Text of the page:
As a teenage girl I always remembered hearing that dreaded phrase, “You’re pretty for a dark skin girl”. The common compliment clothed in disrespect and shame. Now I know that some meant it as a compliment, but was I supposed to be flattered? In my eyes, it’s just like saying, “You’re Smart to be Black. ” Why couldn’t I just be pretty. The misconception that all dark-skinned girls were ugly and perpetuation of the idea that light is right. If you weren’t light skinned- then the brothers wanted to have nothing to do with you; at least in public.

Growing up in my family, I was always the darkest of my siblings. Now there’s not a doubt that all of my siblings love me, but I would be remiss to not mention at times I did feel like an outcast. Jokes were made here and there; all in fun and no serious damage done. However, my mention of this is just to exploit the nonchalant colorism endured by darker skinned women that still hasn’t been fully strayed away from.

Now society has definitely come a long way. We have seen more acceptance and no obvious discrimination, but there still lies things beneath. Over years and decades we see evidence of this notion that light-skinned is better or more accepted than darker-skinned. We saw this is the music industry. Why were most of black artists who topped the charts of lighter skin? A recent interview with former destiny’s child manager Matthew Knowles shares his research of majorily light skinned artists topping the top 40 airplay during his hey day.

Why after years of knowing data that black people spend more on beauty products (not just hair products) than other races, are we still not represented in the advertising of these products. Your target market is clearly defined but still nothing. Studies show African-American women spend an annual $7.5 billion on cosmetic products, yet it is still hard to find a shade of foundation that caters to my skin tone (see article here) Although there have been individuals who have tried to market makeup brands for African-american women, there was still the problem of getting stores to stock them. Now with the recent release of Fenty beauty by Rihanna, we see that inclusivity is not only ethical but profitable. Fenty generated over $72 million in media value the month after its debut. What shade do you think sold out first? You guessed it, the darkest one!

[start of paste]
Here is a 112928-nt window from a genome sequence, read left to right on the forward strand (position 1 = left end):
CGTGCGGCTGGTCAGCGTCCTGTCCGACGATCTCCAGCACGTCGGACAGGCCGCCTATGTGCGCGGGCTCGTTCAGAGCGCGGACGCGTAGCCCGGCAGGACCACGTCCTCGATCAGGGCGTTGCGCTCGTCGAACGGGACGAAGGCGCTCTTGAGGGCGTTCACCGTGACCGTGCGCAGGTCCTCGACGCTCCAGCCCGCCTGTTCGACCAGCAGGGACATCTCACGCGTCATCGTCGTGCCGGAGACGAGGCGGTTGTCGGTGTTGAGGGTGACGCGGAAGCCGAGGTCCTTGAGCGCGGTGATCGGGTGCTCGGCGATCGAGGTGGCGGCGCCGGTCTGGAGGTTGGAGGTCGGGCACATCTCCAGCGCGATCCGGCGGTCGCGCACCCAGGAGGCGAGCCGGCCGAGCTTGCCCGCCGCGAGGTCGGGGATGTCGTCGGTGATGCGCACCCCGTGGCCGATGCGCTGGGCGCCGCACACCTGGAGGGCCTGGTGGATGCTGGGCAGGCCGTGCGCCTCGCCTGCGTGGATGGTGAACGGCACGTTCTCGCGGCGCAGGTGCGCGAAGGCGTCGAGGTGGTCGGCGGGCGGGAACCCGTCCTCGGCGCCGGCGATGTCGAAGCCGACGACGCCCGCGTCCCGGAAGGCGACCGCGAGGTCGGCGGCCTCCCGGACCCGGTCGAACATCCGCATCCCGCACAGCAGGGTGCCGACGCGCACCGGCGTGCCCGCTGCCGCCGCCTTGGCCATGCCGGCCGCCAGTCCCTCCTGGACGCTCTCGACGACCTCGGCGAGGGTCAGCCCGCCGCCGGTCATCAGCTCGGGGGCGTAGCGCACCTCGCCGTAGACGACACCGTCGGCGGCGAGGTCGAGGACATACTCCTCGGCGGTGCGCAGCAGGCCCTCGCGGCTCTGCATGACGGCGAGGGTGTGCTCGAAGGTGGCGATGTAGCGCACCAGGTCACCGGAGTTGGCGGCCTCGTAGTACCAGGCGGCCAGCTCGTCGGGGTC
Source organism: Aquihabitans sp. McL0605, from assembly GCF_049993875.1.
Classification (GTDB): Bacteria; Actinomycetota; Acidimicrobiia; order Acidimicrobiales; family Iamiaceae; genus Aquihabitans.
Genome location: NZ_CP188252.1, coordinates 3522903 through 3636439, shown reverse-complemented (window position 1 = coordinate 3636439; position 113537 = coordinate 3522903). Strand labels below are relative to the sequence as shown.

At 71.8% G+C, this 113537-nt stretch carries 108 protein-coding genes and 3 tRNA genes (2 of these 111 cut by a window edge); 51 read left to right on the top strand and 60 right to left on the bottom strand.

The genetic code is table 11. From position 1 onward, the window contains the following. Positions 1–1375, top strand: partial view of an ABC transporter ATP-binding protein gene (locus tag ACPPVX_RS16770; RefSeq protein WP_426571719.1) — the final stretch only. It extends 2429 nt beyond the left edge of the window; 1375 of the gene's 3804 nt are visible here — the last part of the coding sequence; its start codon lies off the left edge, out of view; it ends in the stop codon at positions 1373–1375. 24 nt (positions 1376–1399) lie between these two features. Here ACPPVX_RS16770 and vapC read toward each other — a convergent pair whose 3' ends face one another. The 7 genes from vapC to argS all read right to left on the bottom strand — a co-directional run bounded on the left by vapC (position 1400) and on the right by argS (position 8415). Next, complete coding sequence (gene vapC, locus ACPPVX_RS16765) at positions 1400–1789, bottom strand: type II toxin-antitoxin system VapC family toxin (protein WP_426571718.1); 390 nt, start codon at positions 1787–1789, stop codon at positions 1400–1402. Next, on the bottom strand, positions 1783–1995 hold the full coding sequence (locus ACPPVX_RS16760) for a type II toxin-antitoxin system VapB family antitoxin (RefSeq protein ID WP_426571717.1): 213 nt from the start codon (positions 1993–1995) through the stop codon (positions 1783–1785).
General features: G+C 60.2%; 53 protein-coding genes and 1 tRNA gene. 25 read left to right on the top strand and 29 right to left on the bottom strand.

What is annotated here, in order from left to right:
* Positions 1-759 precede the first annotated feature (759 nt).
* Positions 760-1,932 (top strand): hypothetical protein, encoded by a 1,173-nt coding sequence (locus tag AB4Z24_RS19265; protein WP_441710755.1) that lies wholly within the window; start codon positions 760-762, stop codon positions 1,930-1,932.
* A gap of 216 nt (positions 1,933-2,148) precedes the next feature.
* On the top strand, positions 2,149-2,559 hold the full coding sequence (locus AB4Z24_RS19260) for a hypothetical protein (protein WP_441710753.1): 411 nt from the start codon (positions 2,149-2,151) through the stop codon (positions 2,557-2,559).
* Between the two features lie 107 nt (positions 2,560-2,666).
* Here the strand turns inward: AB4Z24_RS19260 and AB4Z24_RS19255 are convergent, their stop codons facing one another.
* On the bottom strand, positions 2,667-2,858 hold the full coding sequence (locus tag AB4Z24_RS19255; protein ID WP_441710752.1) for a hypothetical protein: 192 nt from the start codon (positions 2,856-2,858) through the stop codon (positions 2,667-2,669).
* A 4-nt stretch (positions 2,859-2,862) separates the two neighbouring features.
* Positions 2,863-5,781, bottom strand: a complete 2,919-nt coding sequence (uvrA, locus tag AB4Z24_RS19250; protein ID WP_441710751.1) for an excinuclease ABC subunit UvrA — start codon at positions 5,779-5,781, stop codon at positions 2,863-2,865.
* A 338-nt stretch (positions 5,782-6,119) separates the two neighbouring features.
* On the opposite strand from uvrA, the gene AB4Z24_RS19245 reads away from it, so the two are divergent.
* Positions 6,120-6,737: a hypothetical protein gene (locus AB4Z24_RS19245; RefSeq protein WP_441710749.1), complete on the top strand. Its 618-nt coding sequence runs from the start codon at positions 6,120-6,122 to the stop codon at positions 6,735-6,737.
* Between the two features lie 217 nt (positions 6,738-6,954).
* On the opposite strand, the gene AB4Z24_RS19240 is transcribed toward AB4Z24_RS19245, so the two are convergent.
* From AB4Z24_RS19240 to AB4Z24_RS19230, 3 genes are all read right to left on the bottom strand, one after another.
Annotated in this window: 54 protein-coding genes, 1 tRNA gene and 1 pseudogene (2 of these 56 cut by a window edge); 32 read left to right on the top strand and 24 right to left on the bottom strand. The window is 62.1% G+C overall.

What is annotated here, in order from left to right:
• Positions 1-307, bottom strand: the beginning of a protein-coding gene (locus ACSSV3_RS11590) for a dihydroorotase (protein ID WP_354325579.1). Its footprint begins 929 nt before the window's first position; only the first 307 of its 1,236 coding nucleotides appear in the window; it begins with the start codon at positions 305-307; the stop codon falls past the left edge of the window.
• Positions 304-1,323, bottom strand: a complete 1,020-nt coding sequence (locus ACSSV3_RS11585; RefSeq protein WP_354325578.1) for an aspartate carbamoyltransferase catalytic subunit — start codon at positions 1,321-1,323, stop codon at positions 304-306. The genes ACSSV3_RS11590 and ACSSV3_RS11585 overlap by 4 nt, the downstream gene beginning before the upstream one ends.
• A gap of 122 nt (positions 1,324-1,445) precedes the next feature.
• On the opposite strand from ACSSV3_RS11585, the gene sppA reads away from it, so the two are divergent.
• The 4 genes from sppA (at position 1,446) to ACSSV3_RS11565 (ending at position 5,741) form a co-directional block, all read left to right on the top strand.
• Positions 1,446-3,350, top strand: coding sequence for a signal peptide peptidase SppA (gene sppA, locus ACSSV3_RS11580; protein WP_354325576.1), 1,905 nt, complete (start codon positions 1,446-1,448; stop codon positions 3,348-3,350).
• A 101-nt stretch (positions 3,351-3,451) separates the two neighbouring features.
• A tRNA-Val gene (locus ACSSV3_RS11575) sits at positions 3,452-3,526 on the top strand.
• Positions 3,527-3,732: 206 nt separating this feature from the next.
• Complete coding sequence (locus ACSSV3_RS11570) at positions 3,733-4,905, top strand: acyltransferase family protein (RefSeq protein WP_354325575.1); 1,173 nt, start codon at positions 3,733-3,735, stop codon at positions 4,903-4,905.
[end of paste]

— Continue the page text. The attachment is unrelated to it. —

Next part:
How many darker skinned professionals do we see in real positions of power? I’ve worked in several different retailers over the span of 20 years, and can count on one hand the amount of black people, not just women, that looked like me making decisions. I found it hard not to think that my skin tone affected how people viewed me. If I spoke up about something I was being “sassy”; where I watched my counterparts express themselves in a similar or sometimes disrespectful manner and be rewarded. After all these years, there’s still the idea that a darker skinned individual is more threatening, rude, and unacceptable.

Now there is the other side. when we talk about the world of fashion, we do see some gestures of inclusion. Brands are making sure to be more inclusive { some who were made aware with backlash from the community} We see us represented in ad campaigns and editorials, but I almost don’t know how excited I am at times. Sometimes I still feel irritated by the fact that now you find the darkest black person to represent the culture. Isn’t this what we’ve always wanted? But it almost feels like is this the only way they see us? Is this what black is? It almost seems forced. It goes from one end of the spectrum, from no inclusion to the other with overcompensation.

Now I may be somewhat bias as a dark-skinned female, but these are strictly my observations and opinions; some backed up by data. I’m glad that Beyonce’s song Brown skin Girl has bought more light to the sensitive subject and will empower little girls and women to see their skin as nothing less than beautiful. But it is up to all of us to support the message.

Now my goal with this post was not to bash or blame, because we all share responsibility including African-Americans. But I hope to continue to shed light on something that remains a prevalent issue. As a mom of a little black girl I want to show her that she is always beautiful and beauty comes by your own standards, not anyone else’s. I have endured comments and discriminations, and blatant disrespect on the sole fact of being darker; but I managed to never let that define who I am. I want to encourage all women reading this no matter what skin tone, hair length, body type, or any other characteristic used to define you, that you are beautiful and accepted.



  1. Sterling Baltimore
    September 4, 2019 / 6:27 am

    Good article!

    • angela1983
      September 4, 2019 / 11:16 am

      Thank you Sterling. Glad you enjoyed it!


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